Steinbeck’s political views are quite evident within The Grapes of Wrath. The subject of much controversy, The Grapes of Wrath serves as a social protest and commentary. Steinbeck’s views as expressed through the novel tie directly into the Marxist ideals on communism.
Perhaps the first thing Steinbeck does in The Grapes of Wrath is establish the status quo. He sets up the farmers and the banks as the two main opposing forces. “Lord and serf… in a word, oppressor and oppressed” (Marx, 1) Immediately Steinbeck sets up the very same situation Marx establishes in The Communist Manifesto complete with proletarian (farmers) and bourgeois (bankers) classes.
The Joads and the other farmers clearly represent Marx’s proletariat. The entire struggle they face is that of finding work or dying on the most basic of levels. Still, they fall victim to the conditions of the Great Depression, resulting in their continued inability to procure such a job. The migrants appear strongly as ” the proletariat, the modern working class… who live only so long as they find work .. who must sell themselves piecemeal … and are consequently exposed to all the vicissitudes of competition to all the fluctuations of the market” (Marx, 4). Steinbeck and Marx find an obvious agreement over the situation and classification of the Okies, the proletarian workers.
One must also consider the role of the capitalist bankers and upper-class owners in the novel. The banks serve several purposes. First in the novel, they force the rural farmers off of their lands. Being the natural proletariat, they must take to the road in order to find a job. The upper class, as well, distribut…
… middle of paper …
…hing for a reform of the current system. Bear in mind however, that there is no way to reform a system and let it be run by a “monster.” Steinbeck’s complaints about capitalism stem from its very basis and allow for no reform short of revolution. The old ways have died, violence is building, and as Marx would agree, revolution is imminent. The bourgeoisie and proletariat exist exactly as Marx states, and all the conditions are shaping up for a proletarian uprising. The revolution draws nigh as Steinbeck’s characters learn the principles and values on which Marx bases communism. The Marxist revolution in The Grapes of Wrath is at hand, especially as working men unite.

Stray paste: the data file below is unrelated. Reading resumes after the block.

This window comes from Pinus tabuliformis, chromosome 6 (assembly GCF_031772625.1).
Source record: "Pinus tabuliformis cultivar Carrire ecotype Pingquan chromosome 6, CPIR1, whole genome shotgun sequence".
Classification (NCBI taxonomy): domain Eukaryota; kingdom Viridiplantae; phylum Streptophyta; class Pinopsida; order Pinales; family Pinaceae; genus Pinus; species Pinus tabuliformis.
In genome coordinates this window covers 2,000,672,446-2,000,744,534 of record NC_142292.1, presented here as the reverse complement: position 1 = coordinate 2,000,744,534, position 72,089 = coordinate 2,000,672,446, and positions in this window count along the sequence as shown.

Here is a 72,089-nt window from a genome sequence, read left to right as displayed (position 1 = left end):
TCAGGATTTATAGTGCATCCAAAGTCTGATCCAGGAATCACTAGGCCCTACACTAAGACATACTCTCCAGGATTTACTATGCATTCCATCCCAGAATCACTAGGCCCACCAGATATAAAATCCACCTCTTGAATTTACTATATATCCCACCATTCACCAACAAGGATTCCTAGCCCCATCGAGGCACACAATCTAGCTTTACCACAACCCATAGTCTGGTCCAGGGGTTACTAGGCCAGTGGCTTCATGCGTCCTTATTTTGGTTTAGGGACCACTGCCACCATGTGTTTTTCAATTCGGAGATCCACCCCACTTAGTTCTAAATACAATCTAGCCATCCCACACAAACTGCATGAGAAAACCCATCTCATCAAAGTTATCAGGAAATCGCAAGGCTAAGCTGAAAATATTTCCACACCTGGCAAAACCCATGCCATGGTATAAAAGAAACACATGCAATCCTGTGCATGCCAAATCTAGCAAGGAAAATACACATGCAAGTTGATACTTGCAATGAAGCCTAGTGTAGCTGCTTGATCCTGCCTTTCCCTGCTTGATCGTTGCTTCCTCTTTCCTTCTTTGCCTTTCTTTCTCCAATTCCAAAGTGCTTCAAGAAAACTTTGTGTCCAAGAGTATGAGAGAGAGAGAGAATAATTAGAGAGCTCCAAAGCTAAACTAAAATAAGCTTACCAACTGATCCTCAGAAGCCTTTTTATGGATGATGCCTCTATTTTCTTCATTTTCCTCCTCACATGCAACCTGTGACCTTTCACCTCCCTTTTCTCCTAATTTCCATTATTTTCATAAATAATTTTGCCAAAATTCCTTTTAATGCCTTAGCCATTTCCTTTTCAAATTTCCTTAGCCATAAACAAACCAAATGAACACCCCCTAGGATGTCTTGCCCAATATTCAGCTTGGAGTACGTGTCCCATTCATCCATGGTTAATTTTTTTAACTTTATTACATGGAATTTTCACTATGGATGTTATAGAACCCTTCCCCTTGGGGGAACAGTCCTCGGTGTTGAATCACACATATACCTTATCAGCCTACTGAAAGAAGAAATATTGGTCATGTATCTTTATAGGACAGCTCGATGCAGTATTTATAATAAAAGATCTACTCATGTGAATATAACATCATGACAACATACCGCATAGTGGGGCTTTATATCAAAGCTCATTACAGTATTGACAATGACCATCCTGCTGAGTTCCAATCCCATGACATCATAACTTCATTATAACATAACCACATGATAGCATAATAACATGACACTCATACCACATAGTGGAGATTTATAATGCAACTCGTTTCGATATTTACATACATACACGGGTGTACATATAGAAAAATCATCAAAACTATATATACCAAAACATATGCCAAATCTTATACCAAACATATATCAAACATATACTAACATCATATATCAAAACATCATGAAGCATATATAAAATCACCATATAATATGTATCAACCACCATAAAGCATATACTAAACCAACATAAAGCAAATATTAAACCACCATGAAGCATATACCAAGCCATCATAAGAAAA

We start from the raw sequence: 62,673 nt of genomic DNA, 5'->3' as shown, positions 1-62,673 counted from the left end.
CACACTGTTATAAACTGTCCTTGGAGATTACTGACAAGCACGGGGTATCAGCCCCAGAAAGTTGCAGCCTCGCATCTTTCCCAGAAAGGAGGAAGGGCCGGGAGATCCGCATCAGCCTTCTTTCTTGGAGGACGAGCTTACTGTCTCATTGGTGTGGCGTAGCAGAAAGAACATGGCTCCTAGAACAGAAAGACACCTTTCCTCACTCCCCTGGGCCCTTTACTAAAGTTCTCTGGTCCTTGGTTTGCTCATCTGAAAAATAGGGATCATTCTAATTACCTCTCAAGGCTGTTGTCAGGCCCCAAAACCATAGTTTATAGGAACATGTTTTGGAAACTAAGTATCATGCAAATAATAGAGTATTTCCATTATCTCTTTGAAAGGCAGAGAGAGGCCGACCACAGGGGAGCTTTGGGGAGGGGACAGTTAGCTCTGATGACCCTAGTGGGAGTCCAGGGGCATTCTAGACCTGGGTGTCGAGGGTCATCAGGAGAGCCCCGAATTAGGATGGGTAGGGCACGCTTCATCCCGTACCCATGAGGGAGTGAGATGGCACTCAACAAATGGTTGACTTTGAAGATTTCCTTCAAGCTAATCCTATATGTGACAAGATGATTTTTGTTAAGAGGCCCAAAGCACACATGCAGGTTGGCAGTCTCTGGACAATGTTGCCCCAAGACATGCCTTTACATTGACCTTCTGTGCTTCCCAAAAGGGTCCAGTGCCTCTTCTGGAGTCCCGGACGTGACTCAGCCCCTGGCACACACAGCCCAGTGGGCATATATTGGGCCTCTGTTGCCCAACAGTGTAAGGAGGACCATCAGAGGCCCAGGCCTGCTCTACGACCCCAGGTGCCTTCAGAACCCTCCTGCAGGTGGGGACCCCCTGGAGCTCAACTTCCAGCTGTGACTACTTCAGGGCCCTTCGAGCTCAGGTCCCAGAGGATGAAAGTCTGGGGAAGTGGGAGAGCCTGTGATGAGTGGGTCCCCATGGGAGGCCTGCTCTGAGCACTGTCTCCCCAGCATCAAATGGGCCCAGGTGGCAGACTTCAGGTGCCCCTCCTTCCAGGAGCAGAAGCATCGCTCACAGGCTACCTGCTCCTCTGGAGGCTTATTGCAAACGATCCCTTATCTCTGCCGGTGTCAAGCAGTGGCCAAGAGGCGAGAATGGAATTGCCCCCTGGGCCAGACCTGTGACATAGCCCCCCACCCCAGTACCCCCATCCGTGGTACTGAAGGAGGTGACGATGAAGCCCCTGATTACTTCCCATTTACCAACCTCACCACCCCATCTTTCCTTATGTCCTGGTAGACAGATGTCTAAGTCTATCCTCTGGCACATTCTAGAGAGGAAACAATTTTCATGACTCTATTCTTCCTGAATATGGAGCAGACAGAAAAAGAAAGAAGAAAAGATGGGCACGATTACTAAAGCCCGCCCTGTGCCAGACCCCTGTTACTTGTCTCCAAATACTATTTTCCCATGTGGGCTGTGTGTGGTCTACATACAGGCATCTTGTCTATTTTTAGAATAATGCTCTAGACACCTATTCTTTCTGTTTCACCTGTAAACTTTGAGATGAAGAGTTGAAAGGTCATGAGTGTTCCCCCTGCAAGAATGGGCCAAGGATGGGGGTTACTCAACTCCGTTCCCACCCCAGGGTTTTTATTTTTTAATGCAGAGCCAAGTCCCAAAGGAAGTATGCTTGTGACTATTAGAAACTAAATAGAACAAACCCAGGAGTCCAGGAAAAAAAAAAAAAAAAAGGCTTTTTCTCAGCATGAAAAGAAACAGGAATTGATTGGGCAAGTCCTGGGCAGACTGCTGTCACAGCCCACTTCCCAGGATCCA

Marx, Karl and Friedrich Engels. The Communist Manifesto. New York: Oxford University Press, 1992.
Steinbeck, John. The Grapes of Wrath. New York: Penguin Books, 1998.
Language and Appearance in Frankenstein
Importance of Language and Appearance in Frankenstein
The individual identified as the monster in Frankenstein demonstrates, through his own problems with understanding and being understood by the world, the importance and power of language on the one hand and of outward appearance on the other. As this essay will show, the novel shows these two factors to have very different functions indeed.
First, let us look at the function of appearance as the monster perceives it. From the first time he views himself in a pool of water, he knows that he has the features which make up a monster. Then he states: “Alas! I did not yet entirely know the fatal effects of this miserable deformity” (p. 109). After this he experiences time and again how people, including the one who created him, flee in terror from his deformed shape, and finally, when all hope of a reversal of that situation has disappeared, he starts to use this deliberately for purposes of revenge.
The incident where he loses his last hope of ever being seen as anything but a monstrosity is when William Frankenstein, the younger brother of his creator and also a young and hopefully unprejudiced child, proves to see him the way any adult would, with disgust and horror. After completing the act of killing the child, he resolves to “carry despair to [Victor Frankenstein], and a thousand other miseries shall torment and destroy him” (p. 137). According to the monster, the function of appearance is to make society react to you. Whether the reaction is appropriate or not is beside the point; all that matters is the way you look.
Then we have language and communication. The first time he encounters spoken words, the monster reports that “this was indee…
… middle of paper …
…and then in the scene with the blind man), but sooner or later you have to reveal your true shape to people you want respect from, and then a malformed outer shell will drive away the impressions left on them by your mind, however worthy and elevated that mind is. In the end, the only one who cares about who you really are is yourself, and everyone else sees just your surface. The exception from this is love, because love is the ability to see through the masks and understand who is behind them. The monster, understanding this, entreats his creator to give him an equal to love and be loved by, but his pleas are denied. He then sets out to destroy his creator and then himself, preferring death to a meaningless existence. In short: in order to stay sane and loved, nurture your mind, but in order to stay socially accepted and popular, nurture your body.